Loss of competitive advantage. Businesses are in a constant state of change. Changes in technology, distribution, or regulation might whittle away at a business’s competitive advantage. Even the most successful companies must reinvent themselves periodically to remain relevant and adapt as the world evolves around them. The moat must be dredged every now and then. Failure to do so may cause competitive advantage to weaken or disappear altogether.
Management. We place heavy emphasis on identifying managers who possess equal parts skill and integrity. A consequence of our long-term investment horizon is that we tend to own businesses for multiple generations of management. Successors are not always up to the task. We have learned over time to withhold immediate judgement to give new management plenty of time to get settled in. However, at some point, we have to make a call, and a new management team that falls short of our expectations might cause us to sell.
This is not an exhaustive list. In very rare instances, we might sell so we can free up capital to invest in what we believe is a better business. Beware, however. Selling something you know well to buy something new that seems better is a dangerous game. We have been bitten by this more than once.
It is also always possible that we just change our minds. The process of getting to know a business takes time, and we sometimes uncover new facts or form new opinions that overturn our original reasons for buying. This usually happens with newer additions to the portfolio.
The antidote to the noise
For the investor determined to hold on and compound, tuning out the noise is essential.
Quarterly earnings (are slide decks and conference calls really necessary every 90 days?), the financial press (cable news, in particular), and Wall Street analysts contribute to the cacophony.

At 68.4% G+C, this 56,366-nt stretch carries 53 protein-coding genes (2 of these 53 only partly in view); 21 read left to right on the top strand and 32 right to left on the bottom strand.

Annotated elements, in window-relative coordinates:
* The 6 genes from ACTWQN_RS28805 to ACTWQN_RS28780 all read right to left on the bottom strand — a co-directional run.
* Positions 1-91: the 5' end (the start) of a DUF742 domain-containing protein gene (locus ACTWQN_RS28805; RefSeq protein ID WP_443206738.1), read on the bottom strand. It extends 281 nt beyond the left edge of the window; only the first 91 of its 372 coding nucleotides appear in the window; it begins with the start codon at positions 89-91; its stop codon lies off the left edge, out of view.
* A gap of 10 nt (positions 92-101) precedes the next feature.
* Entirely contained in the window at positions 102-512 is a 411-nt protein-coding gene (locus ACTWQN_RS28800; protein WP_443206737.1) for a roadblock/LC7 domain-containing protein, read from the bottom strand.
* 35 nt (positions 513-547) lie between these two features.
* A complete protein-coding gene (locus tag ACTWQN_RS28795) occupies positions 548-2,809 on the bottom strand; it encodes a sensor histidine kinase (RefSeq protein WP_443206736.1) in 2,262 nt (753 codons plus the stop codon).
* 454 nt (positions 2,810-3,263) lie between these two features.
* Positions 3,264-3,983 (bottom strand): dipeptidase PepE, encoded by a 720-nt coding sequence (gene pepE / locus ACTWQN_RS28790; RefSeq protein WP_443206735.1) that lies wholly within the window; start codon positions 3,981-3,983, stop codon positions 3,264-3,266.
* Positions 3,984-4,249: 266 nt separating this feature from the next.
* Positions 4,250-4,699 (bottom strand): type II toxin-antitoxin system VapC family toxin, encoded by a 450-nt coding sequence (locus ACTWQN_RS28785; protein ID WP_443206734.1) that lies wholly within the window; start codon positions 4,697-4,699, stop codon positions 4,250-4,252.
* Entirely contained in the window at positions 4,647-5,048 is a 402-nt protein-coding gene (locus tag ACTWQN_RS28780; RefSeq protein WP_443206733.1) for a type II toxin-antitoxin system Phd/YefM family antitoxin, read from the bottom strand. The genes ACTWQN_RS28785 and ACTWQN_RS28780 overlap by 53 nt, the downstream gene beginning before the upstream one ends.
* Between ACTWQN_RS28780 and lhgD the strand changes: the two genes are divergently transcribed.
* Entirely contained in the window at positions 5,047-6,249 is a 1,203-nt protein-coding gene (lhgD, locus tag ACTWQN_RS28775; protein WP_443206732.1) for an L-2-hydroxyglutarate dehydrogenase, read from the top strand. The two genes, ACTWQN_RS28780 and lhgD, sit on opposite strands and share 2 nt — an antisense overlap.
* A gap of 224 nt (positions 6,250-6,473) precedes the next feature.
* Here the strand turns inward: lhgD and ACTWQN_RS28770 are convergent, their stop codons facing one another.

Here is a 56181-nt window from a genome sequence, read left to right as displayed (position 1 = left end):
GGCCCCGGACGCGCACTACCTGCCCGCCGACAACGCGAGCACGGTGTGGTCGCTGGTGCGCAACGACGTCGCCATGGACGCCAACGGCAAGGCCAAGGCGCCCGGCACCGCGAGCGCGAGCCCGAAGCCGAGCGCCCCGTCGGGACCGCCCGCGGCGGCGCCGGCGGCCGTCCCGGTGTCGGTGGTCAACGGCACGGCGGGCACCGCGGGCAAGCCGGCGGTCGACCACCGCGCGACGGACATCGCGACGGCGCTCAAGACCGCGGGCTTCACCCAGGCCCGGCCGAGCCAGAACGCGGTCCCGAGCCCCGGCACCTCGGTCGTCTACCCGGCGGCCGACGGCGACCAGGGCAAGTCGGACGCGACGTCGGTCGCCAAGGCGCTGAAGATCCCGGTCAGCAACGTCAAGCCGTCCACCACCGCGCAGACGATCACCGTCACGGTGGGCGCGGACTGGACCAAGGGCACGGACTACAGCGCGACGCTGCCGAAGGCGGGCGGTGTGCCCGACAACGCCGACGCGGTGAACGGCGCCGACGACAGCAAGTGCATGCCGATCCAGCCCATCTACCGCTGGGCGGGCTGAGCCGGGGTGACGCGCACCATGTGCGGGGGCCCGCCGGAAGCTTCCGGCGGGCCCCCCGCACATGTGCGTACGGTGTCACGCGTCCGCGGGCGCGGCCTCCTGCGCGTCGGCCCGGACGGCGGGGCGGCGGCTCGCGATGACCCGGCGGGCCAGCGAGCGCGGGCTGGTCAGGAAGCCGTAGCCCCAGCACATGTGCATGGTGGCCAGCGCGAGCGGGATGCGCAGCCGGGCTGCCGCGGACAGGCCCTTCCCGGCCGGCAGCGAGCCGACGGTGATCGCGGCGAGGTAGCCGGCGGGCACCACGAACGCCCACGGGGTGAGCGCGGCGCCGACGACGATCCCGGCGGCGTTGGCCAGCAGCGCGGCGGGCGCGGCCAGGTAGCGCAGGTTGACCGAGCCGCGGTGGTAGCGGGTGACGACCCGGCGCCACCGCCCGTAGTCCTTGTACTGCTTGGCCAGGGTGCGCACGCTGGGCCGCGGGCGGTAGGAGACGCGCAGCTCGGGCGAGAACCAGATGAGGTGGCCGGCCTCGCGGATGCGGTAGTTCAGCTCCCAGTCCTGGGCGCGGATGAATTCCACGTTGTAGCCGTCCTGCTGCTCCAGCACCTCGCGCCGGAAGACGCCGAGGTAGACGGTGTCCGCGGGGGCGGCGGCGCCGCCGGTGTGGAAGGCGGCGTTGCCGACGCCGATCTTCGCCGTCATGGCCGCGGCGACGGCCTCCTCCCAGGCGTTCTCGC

It is important to keep in mind that the financial press and Wall Street live on eyeballs and transactions. They are, by definition, trying to maximize the noise—to convince you to sell what you own and buy what you do not.
In his book “100 to 1 in the Stock Market,” Thomas Phelps advised:
“Never forget that people whose self-interest is diametrically opposed to your own are trying to persuade you to act every day.”
He wrote that 47 years ago in 1972, and it is probably truer today than it was back then. Wall Street trading desks do not earn commissions when you buy and compound, and the cable news channels do not attract an audience by saying “there nothing new to report today.”
Here in our Middleburg offices, our only television is in the conference room, and it gets the majority of its annual usage during NCAA March Madness. (Our CFO is an avid Tar Heels fan!) Cable news is not our ambient noise. We think it is bad for your economic health.
In addition, we try to develop an understanding of what really matters for each of our portfolio companies.
We endeavor to look past the non-essential details. We want to identify the essence of each business’s competitive advantage. It is a challenging process but the rewards are worthwhile. We can far more easily assess the relevance of new business developments once we are armed with our understanding of what really matters and what does not.
Quarterly earnings reports, for one thing, become much less of an event. So do short seller reports, newspaper headlines, and analyst downgrades.
In our experience, this kind of refined understanding is the best antidote to the noise and helps provide us with the fortitude to stay the course and allow our investments in growing, competitively advantaged businesses to compound uninterrupted.
After all, we always try to keep in mind just how much that penny is worth after 30 days.